D#1 called the other night shortly after having a nice long conversation. She had a funny story to convey. She was attempting to bake something and had forgotten one of the ingredients, even though she had been to a variety of stores a zillion times that day. Her daughter, our biggest (and clearly, smartest) granddaughter, said to her, “Why don’t you just do what Savta (that’s me–grandmother in Hebrew) does and substitute something, like broccoli?”
After we both finished cracking up, I asked her what she was making (perhaps broccoli would actually work?). She told me sheepishly that she could not answer, or I would never let her into my house again.
I don’t think it was lard…
But after all, broccoli is in the news these days, with the idea that a compound in broccoli sprouts can help combat some behaviors in autistic children. But of course, you have to consume so much that it really would be toxic for most people. So what better way to get it than by putting it in your cake–and eating it, too?! Especially when I got this Epicurious link for a cauliflower cake, which easily could be made with broccoli, right?
I could end this here and probably would be better off, but it doesn’t really reflect where I am or who I am. I can substitute a lot of things, but truly there are elements that never go away. Now that it is autumn and the leaf-collecting routine has returned, I go back, like Sisyphus, to that bittersweet spot of my yard. I’ve written about it year after year because it has such a strong gravitational pull. The cycle of the year, particularly with its physicality, the need, for example, to get rid of the leaves in these days, at this time, fixes the memories in the narratives of the years. The cancer that I thought of so long ago reappears as other kinds, for other people, radiating out with new narratives. And yes, cancer appears in many forms in our world.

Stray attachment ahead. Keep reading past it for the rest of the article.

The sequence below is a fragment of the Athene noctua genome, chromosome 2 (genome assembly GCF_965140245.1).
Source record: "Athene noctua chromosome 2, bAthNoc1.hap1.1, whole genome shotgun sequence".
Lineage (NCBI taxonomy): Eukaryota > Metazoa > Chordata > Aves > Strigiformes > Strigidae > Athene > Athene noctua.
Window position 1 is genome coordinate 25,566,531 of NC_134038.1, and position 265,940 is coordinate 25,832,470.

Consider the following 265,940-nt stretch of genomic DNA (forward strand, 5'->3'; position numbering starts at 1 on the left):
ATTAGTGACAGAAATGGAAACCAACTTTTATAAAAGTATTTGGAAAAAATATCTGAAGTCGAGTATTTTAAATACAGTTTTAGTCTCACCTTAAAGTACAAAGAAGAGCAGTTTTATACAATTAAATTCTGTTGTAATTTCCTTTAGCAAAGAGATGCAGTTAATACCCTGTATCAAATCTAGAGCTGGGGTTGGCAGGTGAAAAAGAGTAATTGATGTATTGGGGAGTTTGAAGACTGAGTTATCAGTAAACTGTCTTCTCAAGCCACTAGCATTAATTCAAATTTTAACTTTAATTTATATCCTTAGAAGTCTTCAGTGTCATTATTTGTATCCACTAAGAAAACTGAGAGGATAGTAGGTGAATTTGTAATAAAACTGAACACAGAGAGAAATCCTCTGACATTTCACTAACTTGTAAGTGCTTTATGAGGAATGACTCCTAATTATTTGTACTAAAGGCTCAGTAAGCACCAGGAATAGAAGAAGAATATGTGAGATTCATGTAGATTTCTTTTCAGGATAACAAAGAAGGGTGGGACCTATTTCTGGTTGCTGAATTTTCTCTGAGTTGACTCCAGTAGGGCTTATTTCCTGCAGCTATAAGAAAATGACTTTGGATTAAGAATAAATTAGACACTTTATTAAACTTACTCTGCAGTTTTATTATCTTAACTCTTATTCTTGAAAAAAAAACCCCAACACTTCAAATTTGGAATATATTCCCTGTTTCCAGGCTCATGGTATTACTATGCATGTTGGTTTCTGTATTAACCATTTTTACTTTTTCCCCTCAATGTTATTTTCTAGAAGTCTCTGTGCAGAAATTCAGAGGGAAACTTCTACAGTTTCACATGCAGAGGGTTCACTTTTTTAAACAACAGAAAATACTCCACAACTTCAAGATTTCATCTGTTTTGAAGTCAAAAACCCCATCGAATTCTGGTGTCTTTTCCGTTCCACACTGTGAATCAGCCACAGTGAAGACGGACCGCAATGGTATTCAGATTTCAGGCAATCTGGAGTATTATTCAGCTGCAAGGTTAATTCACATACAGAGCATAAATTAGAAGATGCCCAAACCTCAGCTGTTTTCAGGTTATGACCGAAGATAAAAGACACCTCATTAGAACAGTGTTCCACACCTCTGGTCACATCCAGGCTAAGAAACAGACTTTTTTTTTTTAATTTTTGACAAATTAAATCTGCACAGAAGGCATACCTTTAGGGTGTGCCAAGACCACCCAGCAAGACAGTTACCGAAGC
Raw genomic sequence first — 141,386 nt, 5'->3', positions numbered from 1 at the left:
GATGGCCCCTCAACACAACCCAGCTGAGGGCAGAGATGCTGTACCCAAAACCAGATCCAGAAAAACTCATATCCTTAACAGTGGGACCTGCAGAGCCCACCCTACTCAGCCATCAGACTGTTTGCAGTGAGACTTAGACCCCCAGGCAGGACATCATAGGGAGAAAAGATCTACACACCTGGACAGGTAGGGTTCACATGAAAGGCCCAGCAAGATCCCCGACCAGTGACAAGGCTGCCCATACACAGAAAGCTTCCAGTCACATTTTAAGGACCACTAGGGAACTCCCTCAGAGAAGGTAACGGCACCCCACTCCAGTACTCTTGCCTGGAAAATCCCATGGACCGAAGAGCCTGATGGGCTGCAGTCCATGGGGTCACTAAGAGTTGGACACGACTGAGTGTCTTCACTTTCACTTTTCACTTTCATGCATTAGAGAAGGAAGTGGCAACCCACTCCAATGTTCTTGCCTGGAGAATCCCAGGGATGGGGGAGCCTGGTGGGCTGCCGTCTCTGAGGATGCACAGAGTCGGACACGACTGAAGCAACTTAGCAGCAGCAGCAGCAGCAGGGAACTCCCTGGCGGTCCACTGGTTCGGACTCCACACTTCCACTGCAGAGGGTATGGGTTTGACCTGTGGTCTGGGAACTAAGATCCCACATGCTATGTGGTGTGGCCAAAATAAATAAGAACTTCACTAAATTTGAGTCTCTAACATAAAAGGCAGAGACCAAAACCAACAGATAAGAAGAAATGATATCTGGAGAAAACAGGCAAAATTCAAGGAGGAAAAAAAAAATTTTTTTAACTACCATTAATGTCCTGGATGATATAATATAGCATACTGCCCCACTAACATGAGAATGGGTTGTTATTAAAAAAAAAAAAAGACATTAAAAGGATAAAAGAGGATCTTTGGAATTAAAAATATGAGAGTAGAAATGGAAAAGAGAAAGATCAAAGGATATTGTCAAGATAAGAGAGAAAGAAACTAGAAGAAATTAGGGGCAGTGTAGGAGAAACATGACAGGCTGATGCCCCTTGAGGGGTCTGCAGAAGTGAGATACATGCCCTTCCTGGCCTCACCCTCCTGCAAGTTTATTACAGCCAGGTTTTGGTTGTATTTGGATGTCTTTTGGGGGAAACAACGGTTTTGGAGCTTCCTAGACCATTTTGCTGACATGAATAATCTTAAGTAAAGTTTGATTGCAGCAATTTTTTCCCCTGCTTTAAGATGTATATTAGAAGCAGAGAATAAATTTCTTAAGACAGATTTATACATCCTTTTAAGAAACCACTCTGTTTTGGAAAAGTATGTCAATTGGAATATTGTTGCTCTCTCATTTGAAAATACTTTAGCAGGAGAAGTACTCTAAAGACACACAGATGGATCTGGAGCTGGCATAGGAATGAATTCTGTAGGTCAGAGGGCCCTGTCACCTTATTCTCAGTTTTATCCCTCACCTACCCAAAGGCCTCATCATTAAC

So I will requote myself again (yes, over-redundancy noted) by quoting Rabbi David Hartman–
“you have to just keep sweeping up your corner of the universe. Don’t worry about anyone else’s.”